No Easy Task to Trust the Holy Spirit

Tonight, I’m drinking cherry whiskey mixed with coconut rum.

Yesterday, I thought that it wasn’t worth people knowing that I drank a beer before noon to actually do it.

Training Takeover

A couple weeks ago there was a Catechist training session (week long, 45 hours) for Catechesis of the Good Shepherd. The week prior the training start date, the whole thing got plopped on my lap to ensure its survival and execution.

If it wasn’t for the Holy Spirit having such a hand in this, there is no way it would have worked out. Consequently, though, my work load went from organising childcare for participants to doing that as well as organising facilities, making and serving the lunches, running the errands, and managing the registration and budget.

There was a little of Teresa of Ávila that came out that week, who once said, “Dear Lord, if this is how you treat your friends, it is no wonder you have so few!” as she nearly lost footing in a deep river on the way to visit one of her monasteries.

Trusting the Holy Spirit is no easy task. Especially when the budget portion is not solidified until the training week is finished. I’m not sure how many times in my life I’ve had moments where my attitude was, ‘Well, God, this is your doing, so you’d better figure this out,’ but this one has certainly taken the cake. It’s a weird combination of stress over the working-it-out and yet also a trust, knowing God’s hand in it meant that it was going to have success. I certainly wasn’t the cause of the success; I just managed to stay out of the way of the Spirit enough to allow the work to be done, while doing my own part.

I do feel like I witnessed miracles. Not Miracle on 34th Street or I was dying and God healed me fully type miracles. More the I never thought that would work out as smoothly as it did, God type miracles, the Wow, God, you totally changed that person’s heart about this financial need type miracle. Also, I can’t believe I caught my math error and discovered we’re not $1000 over-budget type miracles. Let me just say, I’m not a math person. I never will be.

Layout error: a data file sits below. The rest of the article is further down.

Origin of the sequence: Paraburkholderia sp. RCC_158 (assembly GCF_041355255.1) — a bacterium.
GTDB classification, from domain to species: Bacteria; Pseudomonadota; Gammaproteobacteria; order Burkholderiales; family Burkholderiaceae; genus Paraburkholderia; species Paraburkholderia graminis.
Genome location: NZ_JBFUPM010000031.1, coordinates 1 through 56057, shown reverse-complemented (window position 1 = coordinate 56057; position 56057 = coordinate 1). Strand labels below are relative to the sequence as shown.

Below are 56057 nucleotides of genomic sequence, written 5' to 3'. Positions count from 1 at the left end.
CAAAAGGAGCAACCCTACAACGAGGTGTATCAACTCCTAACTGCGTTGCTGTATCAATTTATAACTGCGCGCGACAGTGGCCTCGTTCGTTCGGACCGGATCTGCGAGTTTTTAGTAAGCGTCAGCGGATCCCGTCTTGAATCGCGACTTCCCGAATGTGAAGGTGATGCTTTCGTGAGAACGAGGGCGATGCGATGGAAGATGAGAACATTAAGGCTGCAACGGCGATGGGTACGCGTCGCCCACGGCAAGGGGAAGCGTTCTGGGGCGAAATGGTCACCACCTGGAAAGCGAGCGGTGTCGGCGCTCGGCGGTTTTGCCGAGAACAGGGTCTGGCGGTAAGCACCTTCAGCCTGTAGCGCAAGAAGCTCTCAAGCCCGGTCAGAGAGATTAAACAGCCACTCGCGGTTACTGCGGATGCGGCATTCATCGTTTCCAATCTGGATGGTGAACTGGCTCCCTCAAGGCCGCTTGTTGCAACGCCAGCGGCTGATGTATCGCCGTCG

Revenge of the Cats

Following this harrowing experience, we discovered our friends were in a very bad place, having to evict a tenant from their property who had eight bloody cats (unbeknown to them) and were desperately in need of help to clean up after this mess (oh! the smell! Ten showers won’t be enough!) so that they could acquire a property management company to take over the rentals. So Andy took a day off and we went and we scrubbed. And scrubbed. And threw things out. And washed all the darned cat hair out of the darned fridge (amongst other things). And scrubbed.

Self-portrait, a la ‘I should be watching Paw Patrol but I found the camera while my parents were cleaning’ style

Prompted by the Spirit, whose empathy and compassion know no bounds, our lives are shaped by the way we pour out ourselves for others. Not without boundaries. And not from an empty cup. Maybe we didn’t realise it, but our own cups were full enough to be able to overflow into others’ empty cups. Replenishing, giving drink, being balm. I wouldn’t have offered if God hadn’t nudged me. If I hadn’t responded, I wouldn’t have known how full my own cup was, and that, surprisingly, I could pour out for others. But, it’s no easy task.

This doesn’t mean I’ve got everything under control. Rather, there’s a wildness that runs through it all. I can’t contain the Spirit, who moves wherever she wills. To my untrained experience, it feels wild, out of control, even dangerous. But I do trust that God knows what he’s doing, even if it feels like I can’t always contain or direct it.

Neither does it mean that I am always so aware of the Spirit’s movements, or that I respond even half as well as I should. I am not a perfect vessel, and I have many cracks and breaks. I admit I’m surprised when I feel I can sense the Spirit’s movements clearly at all.

Pentecost is coming soon. An abundant outpouring of the Spirit. Fire, wild and playful, taking shape over us and inflaming us.

What wild ride is the Spirit calling you to be a part of?

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Habemus Pascham!

Happy Easter!

My best pictures of our family for Easter are our pre-Vigil “what-happened-we’re-actually-too-early” snack.

Hope you all had a great Easter day! We made Korvemaker-Vigil history with a first-ever hair catching fire incident. It all turned out fine, and is now a Vigil story.